Subject: Re: Difference between LISP and C++
From: Erik Naggum <>
Date: 17 Oct 2002 00:41:52 +0000
Newsgroups: comp.lang.lisp
Message-ID: <>

* Wade Humeniuk
| We had the perfect example of this in Canada where we officially
| converted from English to Metric measurements.  Many people still cannot
| function (its been almost 25 years) and when they hear temperatures in
| Celsius, they still have to convert from Fahrenheit.  My tactic was to
| hear the temperature, go outside, feel how warm or cold it was and get an
| internalized experience of what it meant.  I stayed away from converting,
| it would not have helped in the end.

  Interesting.  I spent half a year in California in 1993, and found myself
  flooded with new impressions the first few times I visited the grocery
  store to buy food.  Then I let go of the notion that I should compare
  things to what I was used to, including prices in various currencies, and
  that drowning feeling vanished.  The interesting thing about the USD is
  that it is worth a lot compared to the NOK, so when you buy something for
  RMU 10 (for "random monetary unit"), you get great value for money if the
  RMU is NOK, but not if RMU is USD.  This tends to make tourists overspend
  in expensive currencies and underspend in inexpensive currencies, relative
  to their "home currency".  However, how many RMUs a thing costs is one of
  those things you accept without question in your "home" currency and yet
  fuss endlessly about when somewhere else, for no beter reason than that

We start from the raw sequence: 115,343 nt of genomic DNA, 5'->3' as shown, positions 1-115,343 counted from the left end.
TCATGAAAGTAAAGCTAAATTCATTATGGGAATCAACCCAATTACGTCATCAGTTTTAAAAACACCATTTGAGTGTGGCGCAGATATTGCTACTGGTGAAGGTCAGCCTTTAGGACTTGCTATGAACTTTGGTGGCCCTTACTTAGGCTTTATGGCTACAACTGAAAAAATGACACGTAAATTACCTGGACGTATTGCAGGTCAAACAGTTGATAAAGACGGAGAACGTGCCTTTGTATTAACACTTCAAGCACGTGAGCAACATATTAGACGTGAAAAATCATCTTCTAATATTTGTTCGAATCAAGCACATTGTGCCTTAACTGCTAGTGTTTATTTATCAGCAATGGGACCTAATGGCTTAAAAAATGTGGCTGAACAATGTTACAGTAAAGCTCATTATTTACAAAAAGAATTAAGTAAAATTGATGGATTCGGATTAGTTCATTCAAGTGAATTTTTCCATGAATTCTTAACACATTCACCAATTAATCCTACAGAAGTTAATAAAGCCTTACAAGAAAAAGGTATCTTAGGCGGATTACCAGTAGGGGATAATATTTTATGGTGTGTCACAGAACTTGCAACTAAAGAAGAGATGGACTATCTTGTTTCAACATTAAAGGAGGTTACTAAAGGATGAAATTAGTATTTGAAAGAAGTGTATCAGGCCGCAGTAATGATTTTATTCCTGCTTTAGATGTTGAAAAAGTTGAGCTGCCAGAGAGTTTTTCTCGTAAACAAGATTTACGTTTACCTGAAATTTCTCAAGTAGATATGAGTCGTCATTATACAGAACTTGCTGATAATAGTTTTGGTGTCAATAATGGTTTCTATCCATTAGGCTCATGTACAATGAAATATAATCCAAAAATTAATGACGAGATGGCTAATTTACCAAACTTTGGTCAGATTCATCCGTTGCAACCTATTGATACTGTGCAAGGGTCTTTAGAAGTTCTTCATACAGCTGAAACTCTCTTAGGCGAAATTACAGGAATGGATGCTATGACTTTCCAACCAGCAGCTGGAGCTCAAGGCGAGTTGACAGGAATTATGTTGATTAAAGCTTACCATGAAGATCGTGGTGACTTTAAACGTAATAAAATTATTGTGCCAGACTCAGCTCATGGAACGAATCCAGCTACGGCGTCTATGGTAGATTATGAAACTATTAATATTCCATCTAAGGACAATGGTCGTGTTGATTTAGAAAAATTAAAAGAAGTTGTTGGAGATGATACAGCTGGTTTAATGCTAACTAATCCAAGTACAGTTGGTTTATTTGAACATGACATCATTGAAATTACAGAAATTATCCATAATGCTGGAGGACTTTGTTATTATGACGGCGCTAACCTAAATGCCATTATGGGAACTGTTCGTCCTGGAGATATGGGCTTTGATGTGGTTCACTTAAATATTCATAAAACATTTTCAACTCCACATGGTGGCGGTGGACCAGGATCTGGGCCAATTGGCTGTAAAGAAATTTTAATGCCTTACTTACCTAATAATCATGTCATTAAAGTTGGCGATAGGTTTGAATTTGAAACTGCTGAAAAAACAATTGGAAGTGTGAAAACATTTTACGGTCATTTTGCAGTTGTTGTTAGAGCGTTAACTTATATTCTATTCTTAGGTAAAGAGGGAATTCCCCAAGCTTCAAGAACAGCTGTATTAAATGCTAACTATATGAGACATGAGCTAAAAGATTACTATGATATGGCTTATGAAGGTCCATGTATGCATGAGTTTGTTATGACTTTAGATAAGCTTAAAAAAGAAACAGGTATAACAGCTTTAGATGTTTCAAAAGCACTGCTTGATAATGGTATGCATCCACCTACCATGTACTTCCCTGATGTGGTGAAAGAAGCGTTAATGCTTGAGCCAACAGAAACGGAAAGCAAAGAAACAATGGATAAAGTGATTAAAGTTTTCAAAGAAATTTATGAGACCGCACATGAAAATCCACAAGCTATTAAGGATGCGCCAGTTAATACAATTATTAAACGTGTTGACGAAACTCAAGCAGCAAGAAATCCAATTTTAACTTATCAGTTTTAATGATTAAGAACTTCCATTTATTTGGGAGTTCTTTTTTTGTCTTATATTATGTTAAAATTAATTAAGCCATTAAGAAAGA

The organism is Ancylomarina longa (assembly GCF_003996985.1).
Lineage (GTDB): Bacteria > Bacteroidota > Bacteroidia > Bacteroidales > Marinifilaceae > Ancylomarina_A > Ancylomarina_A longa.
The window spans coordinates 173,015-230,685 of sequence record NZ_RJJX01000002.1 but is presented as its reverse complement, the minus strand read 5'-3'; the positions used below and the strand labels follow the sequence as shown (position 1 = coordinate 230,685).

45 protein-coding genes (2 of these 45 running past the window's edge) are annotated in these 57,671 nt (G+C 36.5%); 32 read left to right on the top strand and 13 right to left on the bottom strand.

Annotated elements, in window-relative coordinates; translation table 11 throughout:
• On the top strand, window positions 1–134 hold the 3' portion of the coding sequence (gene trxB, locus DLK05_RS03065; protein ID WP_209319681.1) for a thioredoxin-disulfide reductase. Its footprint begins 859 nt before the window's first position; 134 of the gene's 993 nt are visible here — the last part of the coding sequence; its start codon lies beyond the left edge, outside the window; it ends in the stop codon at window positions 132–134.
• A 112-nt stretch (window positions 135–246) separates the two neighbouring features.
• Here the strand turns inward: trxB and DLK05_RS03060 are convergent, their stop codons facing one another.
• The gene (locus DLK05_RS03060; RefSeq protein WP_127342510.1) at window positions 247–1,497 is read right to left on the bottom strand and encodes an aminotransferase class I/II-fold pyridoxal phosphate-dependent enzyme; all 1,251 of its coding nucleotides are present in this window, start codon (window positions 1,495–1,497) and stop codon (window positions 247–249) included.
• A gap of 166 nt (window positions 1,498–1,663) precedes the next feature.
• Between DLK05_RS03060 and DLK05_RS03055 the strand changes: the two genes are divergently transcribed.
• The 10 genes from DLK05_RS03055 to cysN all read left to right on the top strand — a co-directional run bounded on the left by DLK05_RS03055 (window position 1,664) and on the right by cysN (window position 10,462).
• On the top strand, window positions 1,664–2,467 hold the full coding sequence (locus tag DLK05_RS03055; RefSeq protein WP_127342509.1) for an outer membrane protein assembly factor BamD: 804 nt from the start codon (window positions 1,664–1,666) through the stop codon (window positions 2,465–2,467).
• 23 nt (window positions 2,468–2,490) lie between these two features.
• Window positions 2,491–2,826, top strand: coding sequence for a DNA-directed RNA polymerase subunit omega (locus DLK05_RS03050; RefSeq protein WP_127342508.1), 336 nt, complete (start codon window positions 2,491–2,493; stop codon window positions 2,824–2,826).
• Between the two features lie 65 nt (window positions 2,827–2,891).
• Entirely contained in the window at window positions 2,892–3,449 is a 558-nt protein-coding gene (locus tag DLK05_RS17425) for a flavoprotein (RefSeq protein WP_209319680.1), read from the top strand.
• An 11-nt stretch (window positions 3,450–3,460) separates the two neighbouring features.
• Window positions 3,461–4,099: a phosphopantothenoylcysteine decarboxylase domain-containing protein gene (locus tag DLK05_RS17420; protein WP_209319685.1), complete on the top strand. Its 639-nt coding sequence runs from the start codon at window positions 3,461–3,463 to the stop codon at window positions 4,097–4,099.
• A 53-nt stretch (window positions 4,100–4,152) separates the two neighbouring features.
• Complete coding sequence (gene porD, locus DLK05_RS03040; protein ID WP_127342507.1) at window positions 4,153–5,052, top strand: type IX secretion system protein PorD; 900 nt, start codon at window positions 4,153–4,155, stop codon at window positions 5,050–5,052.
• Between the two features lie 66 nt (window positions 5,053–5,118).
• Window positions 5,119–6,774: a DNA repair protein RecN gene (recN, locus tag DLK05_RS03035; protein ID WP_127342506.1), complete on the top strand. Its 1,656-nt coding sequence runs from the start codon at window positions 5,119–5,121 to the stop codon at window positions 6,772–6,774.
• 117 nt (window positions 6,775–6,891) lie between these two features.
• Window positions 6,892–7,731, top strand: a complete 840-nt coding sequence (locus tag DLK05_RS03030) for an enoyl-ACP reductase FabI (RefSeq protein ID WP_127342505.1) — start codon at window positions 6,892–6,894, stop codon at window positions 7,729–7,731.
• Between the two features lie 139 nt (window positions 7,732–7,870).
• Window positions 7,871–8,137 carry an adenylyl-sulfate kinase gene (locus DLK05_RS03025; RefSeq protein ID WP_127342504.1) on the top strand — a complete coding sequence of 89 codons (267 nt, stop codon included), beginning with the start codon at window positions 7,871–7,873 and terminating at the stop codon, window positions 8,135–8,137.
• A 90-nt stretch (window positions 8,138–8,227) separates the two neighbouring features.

/you believe you ought know/ because you had it all figured out where you
  came from.  But realizing that you did not know how fast 80 km/h is other
  than the readout from the speedometer and the speed limit signs along the
  road, means that you can accept that you have no idea how fast 55 mph is
  other than the readout from the speedometer and the speed limit signs
  along the road.  The "exchange rate" between mph and km/h is about as
  interesting as that between USD and NOK when you have to buy the food or
  get from A to B without invoking the wrath of the state patrol.

  It seems we share the observation that letting go of the desire to convert
  or compare relative to what is already known is "more conscious" than
  giving in to it when the amount of change is sufficiently large.  This is
  supported by the observation on the machine floor when industrial plants
  wanted to optimize the time a worker would need on a particular task --
  that if the change was small enough that it was comfortable, the workers
  would revert to their old ways very shortly, but if it was uncomfortably
  large, the cost of going back would be larger than adapting, and workers
  often fought these changes, but eventually gave in, so it was necessary
  to cause an uncomfortable conflict in order to make improvements, or the
  workers would simply defy all changes.  I think this goes to show that
  the ability to deal with change comes with thinking and that we evolved
  all this capacity because the rate of change was too high for a brain that
  learned things only once.  Despite the enormous high rate of change in
  our modern society, it appears that many people have not seen the light
  and figured out how to cope with change.  I am reminded of a book that
  influenced my view on this many, many years ago, and it seems to be in
  circulation still:

DDC 303.49 [301.24]; ISBN 0-553-27737-5; LCCN 67012744; 1970
Alvin Toffler
Future Shock

  It is still well worth a read, 30+ years after its publication and it is
  still in print an d
Erik Naggum, Oslo, Norway

Act from reason, and failure makes you rethink and study harder.
Act from faith, and failure makes you blame someone and push harder.